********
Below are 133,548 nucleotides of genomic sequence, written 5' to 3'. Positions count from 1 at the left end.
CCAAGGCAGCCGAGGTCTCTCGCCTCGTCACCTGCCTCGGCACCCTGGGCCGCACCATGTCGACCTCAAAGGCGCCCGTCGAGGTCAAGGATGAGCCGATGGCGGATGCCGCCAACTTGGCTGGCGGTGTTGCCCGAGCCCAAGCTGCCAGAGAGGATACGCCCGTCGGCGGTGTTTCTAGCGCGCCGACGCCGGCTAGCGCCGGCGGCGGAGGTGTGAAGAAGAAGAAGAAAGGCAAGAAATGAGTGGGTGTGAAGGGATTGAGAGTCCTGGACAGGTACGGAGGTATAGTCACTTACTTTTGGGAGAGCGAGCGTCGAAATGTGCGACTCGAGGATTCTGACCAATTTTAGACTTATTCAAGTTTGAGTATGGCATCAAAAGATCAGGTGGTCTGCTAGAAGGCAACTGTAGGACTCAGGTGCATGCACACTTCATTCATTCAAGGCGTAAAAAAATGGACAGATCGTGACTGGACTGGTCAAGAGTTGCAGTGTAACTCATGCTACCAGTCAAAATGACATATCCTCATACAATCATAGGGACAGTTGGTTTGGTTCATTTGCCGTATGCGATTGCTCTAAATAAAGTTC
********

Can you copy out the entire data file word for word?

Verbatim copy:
Below are 133,548 nucleotides of genomic sequence, written 5' to 3'. Positions count from 1 at the left end.
CCAAGGCAGCCGAGGTCTCTCGCCTCGTCACCTGCCTCGGCACCCTGGGCCGCACCATGTCGACCTCAAAGGCGCCCGTCGAGGTCAAGGATGAGCCGATGGCGGATGCCGCCAACTTGGCTGGCGGTGTTGCCCGAGCCCAAGCTGCCAGAGAGGATACGCCCGTCGGCGGTGTTTCTAGCGCGCCGACGCCGGCTAGCGCCGGCGGCGGAGGTGTGAAGAAGAAGAAGAAAGGCAAGAAATGAGTGGGTGTGAAGGGATTGAGAGTCCTGGACAGGTACGGAGGTATAGTCACTTACTTTTGGGAGAGCGAGCGTCGAAATGTGCGACTCGAGGATTCTGACCAATTTTAGACTTATTCAAGTTTGAGTATGGCATCAAAAGATCAGGTGGTCTGCTAGAAGGCAACTGTAGGACTCAGGTGCATGCACACTTCATTCATTCAAGGCGTAAAAAAATGGACAGATCGTGACTGGACTGGTCAAGAGTTGCAGTGTAACTCATGCTACCAGTCAAAATGACATATCCTCATACAATCATAGGGACAGTTGGTTTGGTTCATTTGCCGTATGCGATTGCTCTAAATAAAGTTC